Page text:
This video is from the 2012 Te Kotahitanga collection. It features dance teacher Claire, who looks at her role in helping students to “see outside their world” to the broader range of opportunities that exist for them. 

To get the most out of this video, click the source below to view key content and focus questions associated with this story.

View transcript

Source: Ministry of Education – Te Kotahitanga

Understanding social influences
Students leading the learning (video)
Tu‘u’s story – Students leading the learning

This video from the 2012 Te Kotahitanga collection features maths teacher Tu’u.  It explores how he shares power with his students, enabling them to lead the learning.

To get the most out of this video, click the source below to view key content and focus questions associated with this story.

View transcript

Source: Ministry of Education – Te Kotahitanga

Students leading the learning
Students taking ownership (video)
Jane’s story – Students taking ownership

In this video from the 2012 Te Kotahitanga collection, English teacher Jane comments on how she encouraged her year 9 class to take ownership of their learning.

View transcript

Source: Ministry of Education – Te Kotahitanga

Students taking ownership
Exploring ako (video)
Ruth’s story – Exploring ako

This video from the 2012 Te Kotahitanga collection features comments from maths teacher Ruth, who was also a Te Kotahitanga facilitator. She reflects on her own experiences of school as a Māori student.

View transcript

Source: Ministry of Education – Te Kotahitanga

Exploring ako

Resources and downloads

Claire’s story – Understanding social influences

This video from the 2012 Te Kotahitanga collection features dance teacher Claire, who looks at her role in helping students to “see outside their world” to the broader range of opportunities that exist for them. It considers how the impact of wider social influences on students is central to how this teacher operates.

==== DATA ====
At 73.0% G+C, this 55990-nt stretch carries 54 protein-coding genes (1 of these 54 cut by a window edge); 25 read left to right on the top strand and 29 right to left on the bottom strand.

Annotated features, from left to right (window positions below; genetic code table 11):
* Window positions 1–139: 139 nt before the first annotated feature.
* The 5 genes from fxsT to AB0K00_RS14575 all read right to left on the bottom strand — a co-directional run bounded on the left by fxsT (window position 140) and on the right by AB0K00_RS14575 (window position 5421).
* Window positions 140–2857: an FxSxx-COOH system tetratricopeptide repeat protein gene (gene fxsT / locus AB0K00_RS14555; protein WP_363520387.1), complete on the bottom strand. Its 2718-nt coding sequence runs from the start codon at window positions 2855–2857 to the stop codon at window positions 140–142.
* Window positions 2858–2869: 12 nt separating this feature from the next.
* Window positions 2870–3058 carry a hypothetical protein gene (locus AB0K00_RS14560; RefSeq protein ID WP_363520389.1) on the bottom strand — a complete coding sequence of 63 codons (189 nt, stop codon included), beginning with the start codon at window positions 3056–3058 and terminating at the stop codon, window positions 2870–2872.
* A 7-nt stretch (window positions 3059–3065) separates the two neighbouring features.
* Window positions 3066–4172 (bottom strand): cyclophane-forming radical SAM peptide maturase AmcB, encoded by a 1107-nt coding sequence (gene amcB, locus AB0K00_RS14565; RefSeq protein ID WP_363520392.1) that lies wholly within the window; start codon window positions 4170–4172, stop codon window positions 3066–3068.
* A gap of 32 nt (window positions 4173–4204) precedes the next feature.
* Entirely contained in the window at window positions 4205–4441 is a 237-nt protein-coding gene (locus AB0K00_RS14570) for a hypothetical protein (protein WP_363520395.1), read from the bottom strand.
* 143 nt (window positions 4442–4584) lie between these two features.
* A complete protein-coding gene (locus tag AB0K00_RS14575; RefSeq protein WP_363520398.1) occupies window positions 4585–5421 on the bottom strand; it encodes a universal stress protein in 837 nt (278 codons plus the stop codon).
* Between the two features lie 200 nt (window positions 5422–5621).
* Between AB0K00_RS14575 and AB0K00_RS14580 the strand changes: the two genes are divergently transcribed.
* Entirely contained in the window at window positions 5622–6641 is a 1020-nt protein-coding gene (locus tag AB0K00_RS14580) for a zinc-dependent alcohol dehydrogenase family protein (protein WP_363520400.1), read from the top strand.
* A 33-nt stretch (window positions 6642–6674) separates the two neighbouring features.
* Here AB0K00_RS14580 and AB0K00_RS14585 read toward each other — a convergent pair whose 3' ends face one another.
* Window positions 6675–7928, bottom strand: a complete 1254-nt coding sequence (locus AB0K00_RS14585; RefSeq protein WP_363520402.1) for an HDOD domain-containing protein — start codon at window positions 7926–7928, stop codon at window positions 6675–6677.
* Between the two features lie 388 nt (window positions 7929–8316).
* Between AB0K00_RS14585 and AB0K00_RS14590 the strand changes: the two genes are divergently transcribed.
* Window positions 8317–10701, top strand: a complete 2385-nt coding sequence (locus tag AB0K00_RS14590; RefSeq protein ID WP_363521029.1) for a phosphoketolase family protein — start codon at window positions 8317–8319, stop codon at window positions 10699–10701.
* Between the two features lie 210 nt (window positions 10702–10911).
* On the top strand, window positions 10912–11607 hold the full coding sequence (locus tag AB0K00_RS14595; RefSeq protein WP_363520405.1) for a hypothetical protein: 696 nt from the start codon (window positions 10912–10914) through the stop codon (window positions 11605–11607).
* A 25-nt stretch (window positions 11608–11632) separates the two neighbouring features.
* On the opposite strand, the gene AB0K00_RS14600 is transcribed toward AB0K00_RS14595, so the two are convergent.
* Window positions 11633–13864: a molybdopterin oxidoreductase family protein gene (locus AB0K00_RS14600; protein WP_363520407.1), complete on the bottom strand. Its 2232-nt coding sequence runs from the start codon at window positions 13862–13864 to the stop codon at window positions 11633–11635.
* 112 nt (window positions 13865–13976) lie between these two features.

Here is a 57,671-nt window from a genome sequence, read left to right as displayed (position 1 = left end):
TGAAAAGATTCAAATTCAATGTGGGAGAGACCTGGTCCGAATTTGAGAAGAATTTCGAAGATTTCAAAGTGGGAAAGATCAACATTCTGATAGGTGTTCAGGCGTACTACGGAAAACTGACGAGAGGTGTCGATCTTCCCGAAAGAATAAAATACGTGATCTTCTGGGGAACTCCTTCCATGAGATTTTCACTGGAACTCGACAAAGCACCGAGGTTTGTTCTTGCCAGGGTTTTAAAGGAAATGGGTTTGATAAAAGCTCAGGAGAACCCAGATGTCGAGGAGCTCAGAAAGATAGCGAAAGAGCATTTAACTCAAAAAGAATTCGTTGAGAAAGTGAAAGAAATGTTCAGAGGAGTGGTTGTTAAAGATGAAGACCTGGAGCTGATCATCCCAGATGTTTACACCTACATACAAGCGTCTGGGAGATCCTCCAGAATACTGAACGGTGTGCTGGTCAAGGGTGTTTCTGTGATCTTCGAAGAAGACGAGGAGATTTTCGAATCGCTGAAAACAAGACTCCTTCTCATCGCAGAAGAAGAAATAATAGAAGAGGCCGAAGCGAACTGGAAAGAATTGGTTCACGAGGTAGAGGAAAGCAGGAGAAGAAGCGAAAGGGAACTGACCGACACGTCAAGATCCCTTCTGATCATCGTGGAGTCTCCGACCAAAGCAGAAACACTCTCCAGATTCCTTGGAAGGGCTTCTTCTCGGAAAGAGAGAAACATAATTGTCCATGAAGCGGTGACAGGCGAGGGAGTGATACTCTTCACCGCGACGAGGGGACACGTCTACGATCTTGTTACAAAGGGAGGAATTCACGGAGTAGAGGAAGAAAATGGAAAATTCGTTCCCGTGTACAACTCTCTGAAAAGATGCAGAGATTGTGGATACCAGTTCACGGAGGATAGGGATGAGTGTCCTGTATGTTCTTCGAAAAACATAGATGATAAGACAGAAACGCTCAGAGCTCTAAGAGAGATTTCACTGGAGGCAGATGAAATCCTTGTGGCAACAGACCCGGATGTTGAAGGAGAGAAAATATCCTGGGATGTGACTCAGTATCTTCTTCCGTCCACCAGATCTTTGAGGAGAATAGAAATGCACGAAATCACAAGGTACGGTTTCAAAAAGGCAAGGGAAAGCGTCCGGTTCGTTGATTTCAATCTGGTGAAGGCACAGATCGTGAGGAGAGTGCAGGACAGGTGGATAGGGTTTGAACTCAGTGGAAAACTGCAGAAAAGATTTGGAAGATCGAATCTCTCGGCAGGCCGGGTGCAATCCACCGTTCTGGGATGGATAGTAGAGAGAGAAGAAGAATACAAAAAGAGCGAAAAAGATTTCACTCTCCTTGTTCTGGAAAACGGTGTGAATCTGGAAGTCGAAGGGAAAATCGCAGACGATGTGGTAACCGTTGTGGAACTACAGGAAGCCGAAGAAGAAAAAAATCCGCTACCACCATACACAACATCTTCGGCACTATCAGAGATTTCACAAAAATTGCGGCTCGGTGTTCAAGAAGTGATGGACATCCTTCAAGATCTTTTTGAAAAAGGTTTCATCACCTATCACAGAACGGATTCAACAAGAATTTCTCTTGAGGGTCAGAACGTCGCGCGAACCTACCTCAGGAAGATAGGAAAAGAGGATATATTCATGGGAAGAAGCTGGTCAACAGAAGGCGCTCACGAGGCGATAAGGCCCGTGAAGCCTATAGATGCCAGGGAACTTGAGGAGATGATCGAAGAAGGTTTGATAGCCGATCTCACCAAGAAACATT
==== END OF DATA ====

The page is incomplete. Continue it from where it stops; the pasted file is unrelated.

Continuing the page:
Tu‘u’s story – Students leading the learning

This video from the 2012 Te Kotahitanga collection features mathematics teacher Tu‘u. It explores how he shares power with his students, enabling them to lead the learning. It shows how, each day, he uses a range of diagnostic questions to help the students to identify for themselves the levels at which they need to engage with their learning. The example of manaakitanga in this classroom demonstrates the students’ trust in asking for and receiving the help they need.

Jane’s story – Students taking ownership

This video from the 2012 Te Kotahitanga collection features year 9 English teacher, Jane. She comments on how she encouraged her year 9 class to take ownership of their learning and how establishing effective contexts for learning requires teachers to value learners.

Ruth’s story – Exploring ako

This video from the 2012 Te Kotahitanga collection features comments from mathematics teacher Ruth, who was also a Te Kotahitanga facilitator. She reflects on her own experiences of school as a Māori student.
Contributions are also included from her students, as well as Associate Professor Mere Berryman and Dr Russell Bishop. These look at the importance of developing self-belief in students through bringing the concept of ako into the classroom.

Inquiry cycle
A student-led inquiry – Homai Primary School

This resource from Literacy Online is centred around a student-led chemistry inquiry that focuses on how students reflect on their learning and determine their next steps.

The story is broken down into the four phases of inquiry cycle:  

  1. Phase 1 – Focusing inquiry

    What do my students need to learn? The focusing inquiry establishes a baseline and a direction.

  2. Phase 2 – Teaching inquiry

    The teacher uses evidence from research, her own practice, and that of colleagues to plan teaching and learning opportunities aimed at achieving the outcomes prioritised in the focusing inquiry.

  3. Phase 3 – Teaching and learning

    What happened as a result of the teaching?

  4. Phase 4 – Learning inquiry

    What are the implications for future teaching?

Source: Literacy Online – A student-led inquiry

Inquiry cycle
Constructing knowledge

Moira teaches a year 3 class in a large, multicultural, decile 5 school. She is the school’s teacher in charge of mathematics. She focused her inquiry on eight students, most of whom were Māori or Pasifika; the others were Middle Eastern, Indian, and Pākehā. Many were English language learners.

Moira’s inquiry question was:

Will introducing problem-based tasks improve the mathematics achievement of lower-performing students?